Untitled Essay Research Paper The Soliloquies of

Untitled Essay, Research Paper The Soliloquies of Hamlet Authors use various literary elements to give insight into the mental composition of their characters. In

Untitled Essay, Research Paper

The Soliloquies of Hamlet Authors use various literary elements to give insight

into the mental composition of their characters. In

Shakespeare’s “Hamlet, Prince of Denmark,” we can trace

Hamlet’s mental process through his soliloquies.

Hamlet’s first soliloquy reveals him to be

thoroughly

disgusted with Gertrude, Claudius, and the world in general.

“How weary, stale, flat and unprofitable, seem to me all the

uses of this world” (1284), he said. He is saddened by the

death of his father, who he admired as a king and husband to

his mother. His grief over his father’s death is

compounded by his mother’s hasty marriage to Claudius.

Hamlet protests, “a beast, that wants discourse of reason,

would have mourn’d longer” (1285). The worst part is that

he cannot tell them how he feels.

In his second soliloquy, Hamlet becomes curious and

suspicious after hearing of the ghost. “My father’s spirit

in arms! All is not well; I doubt some foul play” (1287),

he said. Hamlet feels that the presence of the ghost

indicates that his father died due to dubious circumstance.

After talking with his father’s ghost, in the 3rd

Soliloquy Hamlet is angered by the news that Claudius had

murdered his father. Hamlet assures that he will think of

nothing but revenge. “I’ll wipe away all trivial fond

records…and thy commandment all alone shall live within

the book and volume of my brain” (1296), he proclaims.

In Hamlet’s fourth soliloquy, his mental state

shows

signs of declination. He castigates himself for not taking

action to avenge his father. He realizes that he has cause

to kill Claudius, but cannot muster the chutzpah to go

through with it. He said, “Why, what an ass am I! This is

most brave, that I…must, like a whore, unpack my heart

with words” (1314). He also expresses some doubt that the

ghost was telling the truth. He said, “The spirit that I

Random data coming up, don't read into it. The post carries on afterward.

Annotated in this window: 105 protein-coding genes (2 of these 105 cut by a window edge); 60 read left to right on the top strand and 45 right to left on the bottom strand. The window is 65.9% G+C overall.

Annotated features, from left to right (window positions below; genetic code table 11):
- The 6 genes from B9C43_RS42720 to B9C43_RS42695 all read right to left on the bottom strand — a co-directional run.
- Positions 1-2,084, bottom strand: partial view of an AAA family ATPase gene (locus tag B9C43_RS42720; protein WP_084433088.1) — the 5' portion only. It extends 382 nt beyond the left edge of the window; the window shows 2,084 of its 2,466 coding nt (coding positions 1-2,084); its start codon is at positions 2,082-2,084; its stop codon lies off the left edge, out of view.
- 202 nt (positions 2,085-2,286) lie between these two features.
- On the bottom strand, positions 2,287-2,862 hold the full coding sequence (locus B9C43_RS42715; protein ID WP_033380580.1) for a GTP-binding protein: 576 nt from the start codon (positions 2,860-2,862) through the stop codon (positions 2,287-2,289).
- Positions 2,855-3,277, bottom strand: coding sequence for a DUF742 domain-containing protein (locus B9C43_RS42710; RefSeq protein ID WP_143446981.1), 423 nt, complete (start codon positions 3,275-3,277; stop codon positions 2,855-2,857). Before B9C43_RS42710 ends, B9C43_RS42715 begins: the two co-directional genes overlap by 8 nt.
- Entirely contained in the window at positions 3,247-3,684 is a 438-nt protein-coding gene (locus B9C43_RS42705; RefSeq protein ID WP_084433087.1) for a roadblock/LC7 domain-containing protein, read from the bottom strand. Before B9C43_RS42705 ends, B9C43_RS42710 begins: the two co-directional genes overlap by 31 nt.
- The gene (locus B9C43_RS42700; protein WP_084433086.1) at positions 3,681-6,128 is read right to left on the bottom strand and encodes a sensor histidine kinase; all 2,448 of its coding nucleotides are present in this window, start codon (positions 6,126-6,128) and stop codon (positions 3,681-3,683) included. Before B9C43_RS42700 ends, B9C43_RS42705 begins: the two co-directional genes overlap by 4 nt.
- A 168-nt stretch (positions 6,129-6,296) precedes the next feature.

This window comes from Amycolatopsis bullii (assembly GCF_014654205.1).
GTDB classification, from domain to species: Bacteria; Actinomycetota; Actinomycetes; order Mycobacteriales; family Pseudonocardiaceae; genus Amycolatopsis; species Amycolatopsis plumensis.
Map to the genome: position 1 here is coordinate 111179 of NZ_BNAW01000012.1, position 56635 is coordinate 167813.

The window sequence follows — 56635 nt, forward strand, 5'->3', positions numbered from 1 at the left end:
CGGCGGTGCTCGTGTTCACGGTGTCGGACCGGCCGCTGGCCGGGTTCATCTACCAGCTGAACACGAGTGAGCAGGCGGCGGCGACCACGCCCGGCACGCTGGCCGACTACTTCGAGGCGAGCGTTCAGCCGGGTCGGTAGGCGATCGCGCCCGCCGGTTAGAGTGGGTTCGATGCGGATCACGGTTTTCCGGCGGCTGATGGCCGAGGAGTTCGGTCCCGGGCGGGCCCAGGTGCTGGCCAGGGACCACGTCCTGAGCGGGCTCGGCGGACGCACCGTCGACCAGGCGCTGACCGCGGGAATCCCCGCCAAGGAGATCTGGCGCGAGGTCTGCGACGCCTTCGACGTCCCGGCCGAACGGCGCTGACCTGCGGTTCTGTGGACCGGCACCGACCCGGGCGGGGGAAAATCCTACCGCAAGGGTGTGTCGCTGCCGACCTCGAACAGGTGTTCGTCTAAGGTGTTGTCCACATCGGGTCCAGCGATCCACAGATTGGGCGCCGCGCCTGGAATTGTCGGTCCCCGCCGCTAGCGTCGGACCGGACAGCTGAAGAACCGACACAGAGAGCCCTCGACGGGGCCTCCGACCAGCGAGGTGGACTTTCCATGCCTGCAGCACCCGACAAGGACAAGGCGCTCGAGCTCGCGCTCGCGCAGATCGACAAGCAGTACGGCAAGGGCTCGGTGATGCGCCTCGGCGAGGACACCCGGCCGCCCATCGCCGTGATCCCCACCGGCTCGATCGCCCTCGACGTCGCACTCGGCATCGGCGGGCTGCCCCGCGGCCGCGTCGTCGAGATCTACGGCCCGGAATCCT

have seen May be the devil: and the devil hath power

T’assume a pleasing shape…” (1315). However upset he is

with himself, Hamlet is sure that the play he has arranged

will reveal Claudius’ guilt.

In the fifth soliloquy, Hamlet hits upon a mental

nadir. As he contemplates suicide, Hamlet asks himself if

it is more honorable to live with life’s misfortunes or to

die young and bypass all the hardships. Hamlet suggests

that the reason we choose life is because we know nothing

about death, except that it is final. It is “the

undiscovered country from whose bourn no traveller returns”

(1317). He goes on to say, “Thus conscience does make

cowards of us all” (1317). Subscribing to this theory,

Hamlet takes the coward’s way and does not take his life.

Hamlet’s mental status shows some promise in his

sixth

soliloquy. Extremely resentful toward Gertrude, part of

Hamlet really wants to hurt her. Sensibility prevails as he

admits that it is not his nature to harm. He resolves to

“speak daggers to her, but use none” (1328).

In his seventh, and final, soliloquy, Hamlet gains the

courage to finally avenge his father. After talking with a

captain in Fortinbras’ army, Hamlet is inspired by the men

going off to Poland to fight for not much more than pride.

Hamlet then feels ashamed of his unwillingness to go after

Claudius. It dawned on Hamlet that he had been thinking too

much and acting too little. “Now, whether it be bestial

oblivion, or some craven scruple of thinking too precisely

on th’ event, A thought which, quarter’d, hath but one part

wisdom and ever three parts coward, I do not know why yet I

live to say, “This thing’s to do” (1342). With his newfound

determination to avenge his father’s murder, he vows, “O,

from this time forth, my thoughts be bloody, or be nothing

worth” (1342).

There is no doubt that movies and television shows have

replaced plays as main sources of entertainment.

Unfortunately, modern entertainment sources rarely utilize

important forms of discourse, such as the soliloquy. The

soliloquy can be a powerful tool used to gain access into

the deepest thoughts of a character. I submit that without

it, “Hamlet, Prince of Denmark” would have had a different